Protecting Your Business During a Commercial Property Sale: A Guide for Tenants

If you are a business renting commercial space, few situations are more disruptive than having the landlord sell the property out from under you. Suddenly, your comfortable lease agreement and working relationship with the owner are thrown into question. Will the new buyer honor the existing lease? Do they plan to redevelop the property or convert it to another use? As a tenant, you can proactively protect your interests when your rented commercial property goes up for sale. This guide will help you navigate a commercial property sale from the tenant’s perspective.

Get to Know Your Existing Lease Terms

Carefully review your current commercial lease agreement to understand the protections it does or does not provide should the property sell. Key areas to focus on include:

Transfer Clause

Does the lease specify that it transfers to a new owner if the property is sold? What rights does the new owner have regarding the lease?

Termination Clause

Under what conditions can the new owner terminate your lease upon purchase? Typical reasons include plans to redevelop, convert use type, or occupy the space themselves.

Relocation Clause

Can the new owner force you to move to a different space? If yes, are there parameters protecting the quality, size, and location?

Rights of First Offer or Refusal

Do you have any rights to purchase the property or match competing offers? Even if you cannot realistically buy it yourself, these clauses provide leverage in negotiations.

If your existing lease does not provide adequate protections around sale or transfer, try to negotiate amendments with the landlord before they officially list the property.

Communicate with the Landlord

Maintain open communication with your landlord to stay informed on the property sale process. Ideally, the landlord will be transparent about their plans to sell and introduce you to potential buyers who visit the space. Use it as an opportunity to showcase how you have invested in improving the space and are a model, stable tenant. Make sure prospective buyers have your contact information to reach out with questions versus making assumptions about your lease, business, and future plans.

Meet with Prospective Buyers

Schedule meetings with serious prospective buyers to feel them out and make your pitch for why they should keep you on as a tenant. Share details on your business, customer base, and community ties. Provide historical sales or traffic numbers to showcase how you drive visitors to the property. Outline the investments you have made to improve the space and why it would be costly for a buyer to convert it to another format or layout. The more background and face time you have with a buyer, the harder it will be for them to make drastic changes affecting your lease after closing.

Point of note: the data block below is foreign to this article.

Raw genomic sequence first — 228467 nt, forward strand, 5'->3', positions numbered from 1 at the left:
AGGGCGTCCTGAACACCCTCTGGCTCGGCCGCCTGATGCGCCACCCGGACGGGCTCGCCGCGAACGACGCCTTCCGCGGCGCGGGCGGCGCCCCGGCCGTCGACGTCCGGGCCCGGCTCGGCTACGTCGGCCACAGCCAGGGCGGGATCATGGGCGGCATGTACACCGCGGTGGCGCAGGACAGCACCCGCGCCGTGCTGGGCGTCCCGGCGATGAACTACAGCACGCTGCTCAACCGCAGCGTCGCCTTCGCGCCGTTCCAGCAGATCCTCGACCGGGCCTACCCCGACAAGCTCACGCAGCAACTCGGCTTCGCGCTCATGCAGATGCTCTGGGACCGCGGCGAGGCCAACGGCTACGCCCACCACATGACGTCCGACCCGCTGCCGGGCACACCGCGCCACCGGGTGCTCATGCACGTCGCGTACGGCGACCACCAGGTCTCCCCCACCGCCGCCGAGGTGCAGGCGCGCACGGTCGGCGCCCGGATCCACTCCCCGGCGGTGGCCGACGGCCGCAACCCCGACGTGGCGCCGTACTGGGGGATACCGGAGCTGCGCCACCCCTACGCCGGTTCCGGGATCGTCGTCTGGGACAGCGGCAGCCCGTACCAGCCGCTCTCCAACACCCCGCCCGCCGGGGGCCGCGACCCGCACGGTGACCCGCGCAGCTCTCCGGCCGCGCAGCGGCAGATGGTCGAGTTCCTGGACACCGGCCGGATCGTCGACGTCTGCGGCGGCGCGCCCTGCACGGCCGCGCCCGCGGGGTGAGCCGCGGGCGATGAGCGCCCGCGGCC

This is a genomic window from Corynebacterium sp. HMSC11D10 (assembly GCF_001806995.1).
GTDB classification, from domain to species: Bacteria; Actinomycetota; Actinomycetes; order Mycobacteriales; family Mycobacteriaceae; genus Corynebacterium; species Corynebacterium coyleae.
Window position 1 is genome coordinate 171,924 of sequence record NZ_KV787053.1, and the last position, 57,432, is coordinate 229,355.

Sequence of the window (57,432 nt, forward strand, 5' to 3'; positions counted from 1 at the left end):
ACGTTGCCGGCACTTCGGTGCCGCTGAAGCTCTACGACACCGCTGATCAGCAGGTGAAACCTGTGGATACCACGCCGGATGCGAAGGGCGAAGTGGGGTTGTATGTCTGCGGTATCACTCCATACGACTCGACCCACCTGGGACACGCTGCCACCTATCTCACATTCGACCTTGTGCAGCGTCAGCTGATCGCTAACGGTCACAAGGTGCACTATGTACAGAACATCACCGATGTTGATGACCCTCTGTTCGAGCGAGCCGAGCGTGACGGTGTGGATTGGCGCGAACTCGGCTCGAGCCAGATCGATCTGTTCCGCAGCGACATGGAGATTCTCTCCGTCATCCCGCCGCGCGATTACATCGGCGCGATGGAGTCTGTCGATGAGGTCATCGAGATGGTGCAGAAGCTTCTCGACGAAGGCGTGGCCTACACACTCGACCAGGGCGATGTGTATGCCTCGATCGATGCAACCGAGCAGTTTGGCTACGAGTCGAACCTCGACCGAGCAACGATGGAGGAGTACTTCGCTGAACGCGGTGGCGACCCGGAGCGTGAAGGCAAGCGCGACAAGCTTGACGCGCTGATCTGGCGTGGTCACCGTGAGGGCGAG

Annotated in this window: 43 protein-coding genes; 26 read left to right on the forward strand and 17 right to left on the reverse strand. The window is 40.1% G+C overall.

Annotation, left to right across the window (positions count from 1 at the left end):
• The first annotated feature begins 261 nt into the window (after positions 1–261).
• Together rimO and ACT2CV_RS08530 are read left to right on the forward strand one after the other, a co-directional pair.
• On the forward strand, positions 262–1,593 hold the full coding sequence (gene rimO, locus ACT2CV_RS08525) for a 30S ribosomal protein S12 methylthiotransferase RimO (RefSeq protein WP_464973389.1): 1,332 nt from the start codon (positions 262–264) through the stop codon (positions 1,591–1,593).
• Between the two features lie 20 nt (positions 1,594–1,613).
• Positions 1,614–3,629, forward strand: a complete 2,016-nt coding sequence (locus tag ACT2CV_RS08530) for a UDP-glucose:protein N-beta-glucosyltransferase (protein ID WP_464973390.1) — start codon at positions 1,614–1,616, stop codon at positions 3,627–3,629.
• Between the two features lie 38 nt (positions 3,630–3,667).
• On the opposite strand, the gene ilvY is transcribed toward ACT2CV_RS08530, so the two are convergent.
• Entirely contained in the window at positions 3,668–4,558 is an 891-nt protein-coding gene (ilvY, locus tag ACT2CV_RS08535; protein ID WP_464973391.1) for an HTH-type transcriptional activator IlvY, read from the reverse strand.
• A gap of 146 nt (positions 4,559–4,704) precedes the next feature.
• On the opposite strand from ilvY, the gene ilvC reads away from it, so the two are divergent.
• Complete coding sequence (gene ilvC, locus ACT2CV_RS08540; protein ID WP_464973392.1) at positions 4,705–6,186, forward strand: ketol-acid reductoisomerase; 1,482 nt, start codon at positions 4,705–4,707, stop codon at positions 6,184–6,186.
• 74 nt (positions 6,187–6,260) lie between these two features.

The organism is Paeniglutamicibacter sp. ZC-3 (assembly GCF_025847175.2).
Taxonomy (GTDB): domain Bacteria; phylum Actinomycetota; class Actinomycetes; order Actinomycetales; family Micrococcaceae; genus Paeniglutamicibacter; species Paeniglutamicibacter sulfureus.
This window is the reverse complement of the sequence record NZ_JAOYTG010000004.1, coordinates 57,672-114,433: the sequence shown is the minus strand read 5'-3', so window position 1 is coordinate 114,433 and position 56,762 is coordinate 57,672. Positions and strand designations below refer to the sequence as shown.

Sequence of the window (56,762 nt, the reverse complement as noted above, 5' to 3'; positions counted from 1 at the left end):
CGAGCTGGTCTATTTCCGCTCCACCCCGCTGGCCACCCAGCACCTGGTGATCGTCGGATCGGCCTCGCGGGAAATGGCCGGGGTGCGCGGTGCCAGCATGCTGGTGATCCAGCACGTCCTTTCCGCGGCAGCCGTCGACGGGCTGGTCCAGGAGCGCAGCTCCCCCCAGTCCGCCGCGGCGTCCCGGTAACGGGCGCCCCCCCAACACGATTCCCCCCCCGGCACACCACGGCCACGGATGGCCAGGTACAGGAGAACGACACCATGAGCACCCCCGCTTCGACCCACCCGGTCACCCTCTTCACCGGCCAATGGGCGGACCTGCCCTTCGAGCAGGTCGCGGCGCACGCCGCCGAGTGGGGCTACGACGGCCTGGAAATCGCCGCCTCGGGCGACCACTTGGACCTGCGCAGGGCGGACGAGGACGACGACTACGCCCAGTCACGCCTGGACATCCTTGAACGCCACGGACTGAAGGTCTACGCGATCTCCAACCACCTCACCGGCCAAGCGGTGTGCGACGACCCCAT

Hire a Commercial Real Estate Attorney

Work with a qualified commercial real estate attorney to fully protect your business interests before, during, and after a property sale. An experienced real estate lawyer can answer your questions on lease terms, analyze any new lease agreements a buyer may want you to sign, and handle negotiations around renewals, terminations, or relocations. Think carefully before signing any new lease paperwork from a new buyer without having your attorney thoroughly review it first. The right legal guidance provides essential leverage whether you want to stay put or need help exiting the lease.

Review All Notices from the Landlord or New Owner

Carefully and promptly review any notices you receive from the landlord or new property owner referencing changes to your lease terms. There are usually strict response deadlines outlined should you want to reject or renegotiate new lease conditions after an ownership change. An attorney can advise if the notices and timeline for responding adhere to commercial leasing regulations and the terms of your existing lease.

With adequate preparation and legal support, your business can safely navigate a commercial property sale from the tenant’s side. Arm yourself with knowledge of your current lease, build rapport with buyers, and lean on an experienced real estate lawyer whenever revised terms or relocation arise. Protecting your interests upfront prevents major business disruptions down the road.

Get Expert Guidance from a Tenant Representation Specialist

Navigating the complex legal and operational issues surrounding a commercial property sale can be overwhelming for tenants focused on running their business. Lee Segal, founder of Segal Commercial real estate firm, has over 30 years of experience representing tenant interests and negotiating favorable outcomes around leased property transfers. Lee counsels small business owners on proactively preparing when their building goes up for sale and deftly handles talks with buyers around honoring or enhancing existing lease terms.

If you are a commercial tenant concerned about an impending property sale, contact Lee Segal at Segal Commercial today for a free consultation.

Disclaimer: The content provided in this blog is intended for informational and educational purposes only. Nothing in this blog should be construed as legal advice or be used as a substitute for professional advice. The opinions expressed herein are solely those of the author and do not represent the views or opinions of any organization or entity that the author may be affiliated with. In no event shall the author be held liable for any actions taken based on the information provided. Any use of this blog in a court of law or in legal proceedings is expressly disallowed.

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